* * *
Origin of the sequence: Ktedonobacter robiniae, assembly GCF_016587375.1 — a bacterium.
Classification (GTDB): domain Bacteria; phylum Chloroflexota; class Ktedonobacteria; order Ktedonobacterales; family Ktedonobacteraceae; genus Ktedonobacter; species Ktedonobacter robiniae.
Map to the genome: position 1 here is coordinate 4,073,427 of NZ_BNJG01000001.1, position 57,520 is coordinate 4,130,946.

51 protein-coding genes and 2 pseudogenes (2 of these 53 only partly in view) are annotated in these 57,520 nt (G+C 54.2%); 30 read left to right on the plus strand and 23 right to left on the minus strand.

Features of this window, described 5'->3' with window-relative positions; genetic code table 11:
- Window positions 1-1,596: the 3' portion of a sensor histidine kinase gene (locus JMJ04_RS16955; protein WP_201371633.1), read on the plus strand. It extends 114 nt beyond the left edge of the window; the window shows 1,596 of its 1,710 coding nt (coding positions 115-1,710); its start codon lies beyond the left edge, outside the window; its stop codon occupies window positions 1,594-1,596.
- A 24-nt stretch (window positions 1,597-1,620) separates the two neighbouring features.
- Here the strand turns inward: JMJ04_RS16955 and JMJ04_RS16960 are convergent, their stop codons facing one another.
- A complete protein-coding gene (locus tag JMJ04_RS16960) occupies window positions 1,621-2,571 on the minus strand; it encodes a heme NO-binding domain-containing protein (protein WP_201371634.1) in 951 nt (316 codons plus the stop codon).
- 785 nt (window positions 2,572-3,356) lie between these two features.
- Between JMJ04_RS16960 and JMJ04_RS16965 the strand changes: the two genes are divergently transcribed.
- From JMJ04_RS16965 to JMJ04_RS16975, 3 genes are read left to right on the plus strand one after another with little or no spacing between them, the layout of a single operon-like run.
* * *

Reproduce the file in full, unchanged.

Origin of the sequence: Ktedonobacter robiniae, assembly GCF_016587375.1 — a bacterium.
Classification (GTDB): domain Bacteria; phylum Chloroflexota; class Ktedonobacteria; order Ktedonobacterales; family Ktedonobacteraceae; genus Ktedonobacter; species Ktedonobacter robiniae.
Map to the genome: position 1 here is coordinate 4,073,427 of NZ_BNJG01000001.1, position 57,520 is coordinate 4,130,946.

51 protein-coding genes and 2 pseudogenes (2 of these 53 only partly in view) are annotated in these 57,520 nt (G+C 54.2%); 30 read left to right on the plus strand and 23 right to left on the minus strand.

Features of this window, described 5'->3' with window-relative positions; genetic code table 11:
- Window positions 1-1,596: the 3' portion of a sensor histidine kinase gene (locus JMJ04_RS16955; protein WP_201371633.1), read on the plus strand. It extends 114 nt beyond the left edge of the window; the window shows 1,596 of its 1,710 coding nt (coding positions 115-1,710); its start codon lies beyond the left edge, outside the window; its stop codon occupies window positions 1,594-1,596.
- A 24-nt stretch (window positions 1,597-1,620) separates the two neighbouring features.
- Here the strand turns inward: JMJ04_RS16955 and JMJ04_RS16960 are convergent, their stop codons facing one another.
- A complete protein-coding gene (locus tag JMJ04_RS16960) occupies window positions 1,621-2,571 on the minus strand; it encodes a heme NO-binding domain-containing protein (protein WP_201371634.1) in 951 nt (316 codons plus the stop codon).
- 785 nt (window positions 2,572-3,356) lie between these two features.
- Between JMJ04_RS16960 and JMJ04_RS16965 the strand changes: the two genes are divergently transcribed.
- From JMJ04_RS16965 to JMJ04_RS16975, 3 genes are read left to right on the plus strand one after another with little or no spacing between them, the layout of a single operon-like run.